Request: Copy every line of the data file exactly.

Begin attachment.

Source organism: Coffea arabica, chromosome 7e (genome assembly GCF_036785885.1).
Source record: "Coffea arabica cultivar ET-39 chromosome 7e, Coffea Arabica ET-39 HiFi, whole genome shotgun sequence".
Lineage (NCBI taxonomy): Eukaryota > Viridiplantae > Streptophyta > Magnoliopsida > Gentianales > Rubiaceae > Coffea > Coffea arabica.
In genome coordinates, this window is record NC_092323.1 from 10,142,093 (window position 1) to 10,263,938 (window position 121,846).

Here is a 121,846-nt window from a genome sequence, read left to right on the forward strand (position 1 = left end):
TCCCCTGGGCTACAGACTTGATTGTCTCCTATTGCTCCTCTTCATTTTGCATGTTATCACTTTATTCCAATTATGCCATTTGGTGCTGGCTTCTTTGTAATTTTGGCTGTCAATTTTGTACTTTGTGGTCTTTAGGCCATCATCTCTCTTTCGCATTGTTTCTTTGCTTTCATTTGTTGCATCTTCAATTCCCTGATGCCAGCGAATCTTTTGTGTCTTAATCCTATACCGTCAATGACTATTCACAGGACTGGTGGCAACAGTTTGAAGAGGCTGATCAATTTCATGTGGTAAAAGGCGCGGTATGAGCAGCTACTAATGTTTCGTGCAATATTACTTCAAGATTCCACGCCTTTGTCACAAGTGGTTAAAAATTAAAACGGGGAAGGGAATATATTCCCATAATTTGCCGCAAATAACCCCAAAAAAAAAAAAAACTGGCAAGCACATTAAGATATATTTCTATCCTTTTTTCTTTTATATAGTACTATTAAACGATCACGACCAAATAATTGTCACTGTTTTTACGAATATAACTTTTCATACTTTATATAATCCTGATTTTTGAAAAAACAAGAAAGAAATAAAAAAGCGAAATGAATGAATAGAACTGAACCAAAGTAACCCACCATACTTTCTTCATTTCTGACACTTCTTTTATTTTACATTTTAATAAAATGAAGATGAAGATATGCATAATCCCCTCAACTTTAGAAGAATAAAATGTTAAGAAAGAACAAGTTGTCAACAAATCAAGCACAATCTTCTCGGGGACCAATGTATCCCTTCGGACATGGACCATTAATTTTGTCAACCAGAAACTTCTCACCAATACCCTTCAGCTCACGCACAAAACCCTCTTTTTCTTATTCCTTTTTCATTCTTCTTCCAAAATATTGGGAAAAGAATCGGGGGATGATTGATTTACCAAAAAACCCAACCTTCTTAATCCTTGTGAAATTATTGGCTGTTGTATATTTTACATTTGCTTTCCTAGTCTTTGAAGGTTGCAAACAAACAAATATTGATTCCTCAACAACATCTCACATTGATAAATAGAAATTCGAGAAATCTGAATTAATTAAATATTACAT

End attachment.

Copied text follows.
Source organism: Coffea arabica, chromosome 7e (genome assembly GCF_036785885.1).
Source record: "Coffea arabica cultivar ET-39 chromosome 7e, Coffea Arabica ET-39 HiFi, whole genome shotgun sequence".
Lineage (NCBI taxonomy): Eukaryota > Viridiplantae > Streptophyta > Magnoliopsida > Gentianales > Rubiaceae > Coffea > Coffea arabica.
In genome coordinates, this window is record NC_092323.1 from 10,142,093 (window position 1) to 10,263,938 (window position 121,846).

Here is a 121,846-nt window from a genome sequence, read left to right on the forward strand (position 1 = left end):
TCCCCTGGGCTACAGACTTGATTGTCTCCTATTGCTCCTCTTCATTTTGCATGTTATCACTTTATTCCAATTATGCCATTTGGTGCTGGCTTCTTTGTAATTTTGGCTGTCAATTTTGTACTTTGTGGTCTTTAGGCCATCATCTCTCTTTCGCATTGTTTCTTTGCTTTCATTTGTTGCATCTTCAATTCCCTGATGCCAGCGAATCTTTTGTGTCTTAATCCTATACCGTCAATGACTATTCACAGGACTGGTGGCAACAGTTTGAAGAGGCTGATCAATTTCATGTGGTAAAAGGCGCGGTATGAGCAGCTACTAATGTTTCGTGCAATATTACTTCAAGATTCCACGCCTTTGTCACAAGTGGTTAAAAATTAAAACGGGGAAGGGAATATATTCCCATAATTTGCCGCAAATAACCCCAAAAAAAAAAAAAACTGGCAAGCACATTAAGATATATTTCTATCCTTTTTTCTTTTATATAGTACTATTAAACGATCACGACCAAATAATTGTCACTGTTTTTACGAATATAACTTTTCATACTTTATATAATCCTGATTTTTGAAAAAACAAGAAAGAAATAAAAAAGCGAAATGAATGAATAGAACTGAACCAAAGTAACCCACCATACTTTCTTCATTTCTGACACTTCTTTTATTTTACATTTTAATAAAATGAAGATGAAGATATGCATAATCCCCTCAACTTTAGAAGAATAAAATGTTAAGAAAGAACAAGTTGTCAACAAATCAAGCACAATCTTCTCGGGGACCAATGTATCCCTTCGGACATGGACCATTAATTTTGTCAACCAGAAACTTCTCACCAATACCCTTCAGCTCACGCACAAAACCCTCTTTTTCTTATTCCTTTTTCATTCTTCTTCCAAAATATTGGGAAAAGAATCGGGGGATGATTGATTTACCAAAAAACCCAACCTTCTTAATCCTTGTGAAATTATTGGCTGTTGTATATTTTACATTTGCTTTCCTAGTCTTTGAAGGTTGCAAACAAACAAATATTGATTCCTCAACAACATCTCACATTGATAAATAGAAATTCGAGAAATCTGAATTAATTAAATATTACAT